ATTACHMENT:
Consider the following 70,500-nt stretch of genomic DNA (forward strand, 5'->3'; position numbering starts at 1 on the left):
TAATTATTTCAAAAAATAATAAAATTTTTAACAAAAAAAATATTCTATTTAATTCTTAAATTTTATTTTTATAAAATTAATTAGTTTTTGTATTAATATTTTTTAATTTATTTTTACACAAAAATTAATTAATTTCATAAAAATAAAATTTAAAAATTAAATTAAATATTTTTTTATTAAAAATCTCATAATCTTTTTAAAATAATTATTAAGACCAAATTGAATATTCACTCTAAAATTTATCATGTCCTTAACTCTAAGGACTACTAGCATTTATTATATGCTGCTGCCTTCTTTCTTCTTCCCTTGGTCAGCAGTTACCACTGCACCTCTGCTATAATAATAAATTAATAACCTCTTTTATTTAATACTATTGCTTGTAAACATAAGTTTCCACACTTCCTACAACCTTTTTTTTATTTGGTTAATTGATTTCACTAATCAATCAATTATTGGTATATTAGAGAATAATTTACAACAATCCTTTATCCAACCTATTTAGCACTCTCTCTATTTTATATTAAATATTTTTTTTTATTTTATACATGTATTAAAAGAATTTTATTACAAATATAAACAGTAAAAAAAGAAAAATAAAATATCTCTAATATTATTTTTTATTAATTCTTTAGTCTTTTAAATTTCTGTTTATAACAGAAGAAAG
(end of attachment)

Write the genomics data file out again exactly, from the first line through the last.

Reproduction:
Consider the following 70,500-nt stretch of genomic DNA (forward strand, 5'->3'; position numbering starts at 1 on the left):
TAATTATTTCAAAAAATAATAAAATTTTTAACAAAAAAAATATTCTATTTAATTCTTAAATTTTATTTTTATAAAATTAATTAGTTTTTGTATTAATATTTTTTAATTTATTTTTACACAAAAATTAATTAATTTCATAAAAATAAAATTTAAAAATTAAATTAAATATTTTTTTATTAAAAATCTCATAATCTTTTTAAAATAATTATTAAGACCAAATTGAATATTCACTCTAAAATTTATCATGTCCTTAACTCTAAGGACTACTAGCATTTATTATATGCTGCTGCCTTCTTTCTTCTTCCCTTGGTCAGCAGTTACCACTGCACCTCTGCTATAATAATAAATTAATAACCTCTTTTATTTAATACTATTGCTTGTAAACATAAGTTTCCACACTTCCTACAACCTTTTTTTTATTTGGTTAATTGATTTCACTAATCAATCAATTATTGGTATATTAGAGAATAATTTACAACAATCCTTTATCCAACCTATTTAGCACTCTCTCTATTTTATATTAAATATTTTTTTTTATTTTATACATGTATTAAAAGAATTTTATTACAAATATAAACAGTAAAAAAAGAAAAATAAAATATCTCTAATATTATTTTTTATTAATTCTTTAGTCTTTTAAATTTCTGTTTATAACAGAAGAAAG